Bangladesh Prime Minister Sheikh Hasina on Wednesday announced a 50 billion taka (U.S. $590 million) incentive package for the country’s ready-made garment industry and other export-oriented sectors to help them cope with the coronavirus pandemic.
In her first speech to the nation since the public health crisis broke out, she also called on citizens to stay home to help the government in its efforts to contain COVID-19.
“The money can be used only to pay salaries of the employees,” she said in a televised address to the nation marking the country’s Independence and National Day.
“We achieved victory in 1971 in a united fight against the enemies,” she said in her 23-minute speech, referring to the war of independence against Pakistan that led to Bangladesh’s birth as a nation. “Now, facing off against coronavirus is also a war. It is your duty to stay at home in this battle. We will win by being united in fighting the battle.”
The prime minister called on the nation to practice austerity.
“Don’t buy anything beyond the minimal necessity. Do not hoard goods and allow people with limited income to purchase their essentials,” she said.
“The supply chains (of products) in the country and with outside world remain intact,” Hasina said as she urged traders not to increase prices of essential goods irrationally and thereby contributing to people’s suffering.
Hasina said the government’s top priority was to keep people from being infected.
She said six hospitals were set up in Dhaka for COVID-19 patients while arrangements were being established to treat patients in five more hospitals in the capital, according to Bangladesh Sangbad Sangstha (BSS), the state news service.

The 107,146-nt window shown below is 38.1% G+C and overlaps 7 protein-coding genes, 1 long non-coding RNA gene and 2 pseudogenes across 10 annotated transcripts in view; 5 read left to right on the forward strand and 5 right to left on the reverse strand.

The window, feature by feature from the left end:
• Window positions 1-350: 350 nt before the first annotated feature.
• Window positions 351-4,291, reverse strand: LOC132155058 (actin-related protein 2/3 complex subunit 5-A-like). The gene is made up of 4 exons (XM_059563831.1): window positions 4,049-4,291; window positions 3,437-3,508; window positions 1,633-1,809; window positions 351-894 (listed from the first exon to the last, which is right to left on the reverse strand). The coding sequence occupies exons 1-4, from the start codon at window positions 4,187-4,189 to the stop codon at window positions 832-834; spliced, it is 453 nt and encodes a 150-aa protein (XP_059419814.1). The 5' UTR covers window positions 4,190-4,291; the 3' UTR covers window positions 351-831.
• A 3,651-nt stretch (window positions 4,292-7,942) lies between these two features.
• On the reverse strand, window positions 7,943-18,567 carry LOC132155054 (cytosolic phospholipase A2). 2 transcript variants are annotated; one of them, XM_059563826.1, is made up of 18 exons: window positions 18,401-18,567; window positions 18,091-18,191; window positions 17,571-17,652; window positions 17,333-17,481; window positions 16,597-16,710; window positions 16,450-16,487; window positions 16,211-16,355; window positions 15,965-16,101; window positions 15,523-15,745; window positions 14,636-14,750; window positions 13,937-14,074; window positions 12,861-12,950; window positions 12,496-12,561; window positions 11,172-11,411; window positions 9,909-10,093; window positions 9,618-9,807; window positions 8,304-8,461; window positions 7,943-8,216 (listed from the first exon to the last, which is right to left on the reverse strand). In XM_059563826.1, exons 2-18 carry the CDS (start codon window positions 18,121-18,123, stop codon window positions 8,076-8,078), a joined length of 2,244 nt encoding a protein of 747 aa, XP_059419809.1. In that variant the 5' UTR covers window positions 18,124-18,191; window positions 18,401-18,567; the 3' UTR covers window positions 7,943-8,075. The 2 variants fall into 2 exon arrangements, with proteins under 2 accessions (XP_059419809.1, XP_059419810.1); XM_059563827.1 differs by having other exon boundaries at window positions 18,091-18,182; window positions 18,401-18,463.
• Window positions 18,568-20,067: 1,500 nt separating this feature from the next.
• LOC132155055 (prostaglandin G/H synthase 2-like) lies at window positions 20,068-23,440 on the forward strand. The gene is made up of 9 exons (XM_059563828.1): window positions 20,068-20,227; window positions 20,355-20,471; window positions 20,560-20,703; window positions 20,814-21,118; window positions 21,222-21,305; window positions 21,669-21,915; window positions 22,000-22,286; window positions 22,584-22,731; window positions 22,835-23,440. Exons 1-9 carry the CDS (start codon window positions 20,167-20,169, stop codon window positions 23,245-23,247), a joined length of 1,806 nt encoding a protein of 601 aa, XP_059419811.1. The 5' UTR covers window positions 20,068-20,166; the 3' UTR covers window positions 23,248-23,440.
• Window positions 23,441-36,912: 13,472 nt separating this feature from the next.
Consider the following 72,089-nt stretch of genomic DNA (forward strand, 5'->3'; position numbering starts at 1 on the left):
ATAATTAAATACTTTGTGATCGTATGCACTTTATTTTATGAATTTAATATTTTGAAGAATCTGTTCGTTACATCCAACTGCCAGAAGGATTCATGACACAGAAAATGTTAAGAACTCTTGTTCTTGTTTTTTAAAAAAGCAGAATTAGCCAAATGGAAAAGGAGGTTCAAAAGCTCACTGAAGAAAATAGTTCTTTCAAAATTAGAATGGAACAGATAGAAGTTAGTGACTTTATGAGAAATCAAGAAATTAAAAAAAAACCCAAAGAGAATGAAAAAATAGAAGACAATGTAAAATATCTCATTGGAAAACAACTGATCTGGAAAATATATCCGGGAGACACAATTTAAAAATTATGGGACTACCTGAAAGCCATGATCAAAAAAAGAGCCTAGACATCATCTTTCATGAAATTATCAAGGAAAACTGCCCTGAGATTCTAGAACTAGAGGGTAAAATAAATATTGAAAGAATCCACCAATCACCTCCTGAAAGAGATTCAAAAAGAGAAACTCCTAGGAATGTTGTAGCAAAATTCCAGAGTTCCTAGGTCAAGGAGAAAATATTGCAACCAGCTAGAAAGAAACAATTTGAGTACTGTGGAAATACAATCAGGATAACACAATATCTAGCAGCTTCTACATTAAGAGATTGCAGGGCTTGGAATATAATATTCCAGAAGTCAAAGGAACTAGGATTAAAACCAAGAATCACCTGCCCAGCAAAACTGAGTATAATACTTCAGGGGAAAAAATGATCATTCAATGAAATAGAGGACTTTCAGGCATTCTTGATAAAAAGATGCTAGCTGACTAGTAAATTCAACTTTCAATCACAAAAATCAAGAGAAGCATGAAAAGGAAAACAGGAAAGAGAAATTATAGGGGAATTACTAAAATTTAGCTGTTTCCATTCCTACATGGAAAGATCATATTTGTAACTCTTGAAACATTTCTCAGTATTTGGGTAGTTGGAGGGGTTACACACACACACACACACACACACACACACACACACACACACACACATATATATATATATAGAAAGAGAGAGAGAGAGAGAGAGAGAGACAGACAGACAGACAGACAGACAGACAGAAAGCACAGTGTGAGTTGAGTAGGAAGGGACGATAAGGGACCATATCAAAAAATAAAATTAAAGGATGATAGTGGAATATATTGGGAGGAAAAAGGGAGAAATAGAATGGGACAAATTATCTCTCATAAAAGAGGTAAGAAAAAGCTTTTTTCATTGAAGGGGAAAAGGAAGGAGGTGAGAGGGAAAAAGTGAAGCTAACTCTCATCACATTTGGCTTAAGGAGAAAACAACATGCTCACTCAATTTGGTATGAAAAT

The number of nationwide infections remained at 39 on Wednesday while the death toll climbed to five from four on Tuesday, according to Meerjady Sabrina Flora, director of the Institute of Epidemiology, Disease Control and Research (IEDCR).
Worldwide, more than 20,500 people have died and at least 454,000 others have been infected, according to the latest data compiled by disease experts at Johns Hopkins University in the United States.
Pray at home
Hasina also called on people of all faiths to stay home and pray.
Islamic scholar Maulana Farid Uddin Masud questioned the prime minister’s request.
“There are two types of prayers in Islam – one, like Nafil Namaz, can be performed at home. But there is an obligation to go to mosques to offer Jammah and other prayers,” he told BenarNews.
“If the government imposes a ban by law on going outside, in that case Muslims will get an ozre [a cause] to avoid the mosques, which can be acceptable to Allah. Otherwise Muslims will have to go to mosques and adopt security measures like wearing masks,” he said.
Meanwhile, the general secretary of the Bangladesh Hindu Buddhist Christian Unity Council found Hasina’s call acceptable.
“There is no problem offering prayers while staying at home alone,” Rana Dasgupta told BenarNews.
“Everybody should respect the call of the prime minister in this regard. It cannot be acceptable to God that you will contribute to spreading coronavirus by joining prayers with so many people,” said Dasgupta, leader of the largest interfaith organization incorporating people of all faiths other than Islam.